Right now, your work needs to sit. I know you have a lot of ideas bouncing around in your head and probably a stack of notes on what you want to improve, but right now, the work is best served by you forgetting it exists for at least 30 days. I know, it’s horrible to think about. You’ve not worked so hard on this to put it in a drawer and forget about it, but your novel will be better for it. Looking on your work with fresh eyes will give you the opportunity to have a truer sense of the story you’re telling and a more honest regard for the words on the page. You will be pleasantly surprised by some of your choices and mortified by others. That’s the process. If you delve into the editing while you’re still fresh on the heels of every decision you made, you will still have an attachment to those decisions, some of which may be detrimental to your work. You may be in love with something that needs to go or cut something you forced in for deadline that is actually really beneficial. Time helps avoid that.

I know everything in you is screaming at me. You’re already finding ways to sidestep this important part of the process. You’re objective enough, you only need two weeks, you can have beta readers be objective. No, friends. At least this first revision, the responsibility is on you to have that self-restraint and let your novel sit.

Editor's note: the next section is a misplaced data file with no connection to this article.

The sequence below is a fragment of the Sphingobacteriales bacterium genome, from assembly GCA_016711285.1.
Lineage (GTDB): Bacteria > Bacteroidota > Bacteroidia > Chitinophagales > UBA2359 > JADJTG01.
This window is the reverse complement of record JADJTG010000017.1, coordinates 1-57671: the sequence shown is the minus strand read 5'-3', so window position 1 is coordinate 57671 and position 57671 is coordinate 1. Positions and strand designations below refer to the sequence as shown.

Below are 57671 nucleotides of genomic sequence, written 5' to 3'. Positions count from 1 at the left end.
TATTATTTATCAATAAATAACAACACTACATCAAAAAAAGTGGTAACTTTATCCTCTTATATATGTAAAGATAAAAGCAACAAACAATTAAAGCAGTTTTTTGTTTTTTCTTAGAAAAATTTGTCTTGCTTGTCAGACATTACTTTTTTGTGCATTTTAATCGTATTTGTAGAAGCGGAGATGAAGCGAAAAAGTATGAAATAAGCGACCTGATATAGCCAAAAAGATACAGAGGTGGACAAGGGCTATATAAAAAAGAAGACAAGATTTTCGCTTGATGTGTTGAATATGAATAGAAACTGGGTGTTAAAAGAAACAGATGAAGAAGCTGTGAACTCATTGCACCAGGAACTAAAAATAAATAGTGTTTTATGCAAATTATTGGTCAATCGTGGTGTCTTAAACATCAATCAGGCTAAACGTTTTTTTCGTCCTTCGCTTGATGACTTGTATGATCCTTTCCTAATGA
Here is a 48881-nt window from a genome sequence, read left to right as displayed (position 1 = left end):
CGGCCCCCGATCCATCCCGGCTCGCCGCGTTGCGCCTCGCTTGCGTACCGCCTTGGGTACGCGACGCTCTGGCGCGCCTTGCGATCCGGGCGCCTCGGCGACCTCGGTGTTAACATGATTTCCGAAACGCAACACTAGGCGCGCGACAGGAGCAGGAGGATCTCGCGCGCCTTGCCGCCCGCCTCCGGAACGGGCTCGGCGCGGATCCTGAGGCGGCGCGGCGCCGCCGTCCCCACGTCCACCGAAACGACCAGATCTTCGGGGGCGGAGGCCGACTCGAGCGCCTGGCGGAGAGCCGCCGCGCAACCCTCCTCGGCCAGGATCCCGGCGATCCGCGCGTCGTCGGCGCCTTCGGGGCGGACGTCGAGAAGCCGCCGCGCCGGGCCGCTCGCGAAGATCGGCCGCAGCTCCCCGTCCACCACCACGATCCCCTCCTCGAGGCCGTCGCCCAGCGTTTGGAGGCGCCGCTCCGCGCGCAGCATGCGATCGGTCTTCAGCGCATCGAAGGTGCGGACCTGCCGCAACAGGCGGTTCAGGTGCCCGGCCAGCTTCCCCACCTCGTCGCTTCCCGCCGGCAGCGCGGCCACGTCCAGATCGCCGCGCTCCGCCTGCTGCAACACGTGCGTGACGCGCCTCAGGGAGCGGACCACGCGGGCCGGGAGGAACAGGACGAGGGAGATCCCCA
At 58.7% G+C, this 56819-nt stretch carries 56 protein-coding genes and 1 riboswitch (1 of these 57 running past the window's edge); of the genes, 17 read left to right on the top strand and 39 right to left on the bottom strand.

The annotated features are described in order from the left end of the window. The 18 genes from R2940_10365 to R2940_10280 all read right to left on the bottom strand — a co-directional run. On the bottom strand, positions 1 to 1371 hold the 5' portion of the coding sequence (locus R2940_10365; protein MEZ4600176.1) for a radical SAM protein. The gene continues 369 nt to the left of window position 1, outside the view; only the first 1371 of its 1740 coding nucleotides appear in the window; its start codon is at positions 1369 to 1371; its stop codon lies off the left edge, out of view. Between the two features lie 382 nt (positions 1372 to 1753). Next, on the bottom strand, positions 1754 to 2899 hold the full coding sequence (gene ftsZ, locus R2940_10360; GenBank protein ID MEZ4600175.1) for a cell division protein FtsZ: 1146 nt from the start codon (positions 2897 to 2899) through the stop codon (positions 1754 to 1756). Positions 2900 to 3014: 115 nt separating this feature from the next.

So, what can you do while your manuscript simmers?

  1. Write – Never stop writing. You established that you can put the words on the page, so keep doing it. Free write, join writing challenges. December is National Novel Finishing Month, International Plot a Writing Month, and International Story a Day Group. You can join those (and many more all year long) to keep you motivated or start your own.
  2. Read – The best writers are readers. There’s no better way to spend the cold winter months than snuggled up in a cozy chair reading, so hunker down and get to it.
  3. Research – If you want to stay involved with your work, spend your time researching its future. What does the market look like for your genre? How can you best promote your work? What agents best align with your novel?
  4. WIPs – This is a great time to focus on any other work you may have in progress. Edit a novel you loss interest in, expand on that short story you started in free writing last year, send out your older work to some beta readers.
  5. Workout – What? What sweating have to do with writing? A lot. Creativity, focus, and mental stamina are all improved by a healthy workout program. Writing is great for mind and spirit, but sitting at a computer all day is bad for your joints, circulation, and muscles. So, get up and get moving. Yoga is great for flexibility and focus, core training will help save you the back problems inherent of a career in front of the computer, and cardio will give you a chance to brainstorm your next work or get to know your characters a little better.

Do you have any suggestions to add to the list? Share them in the comments.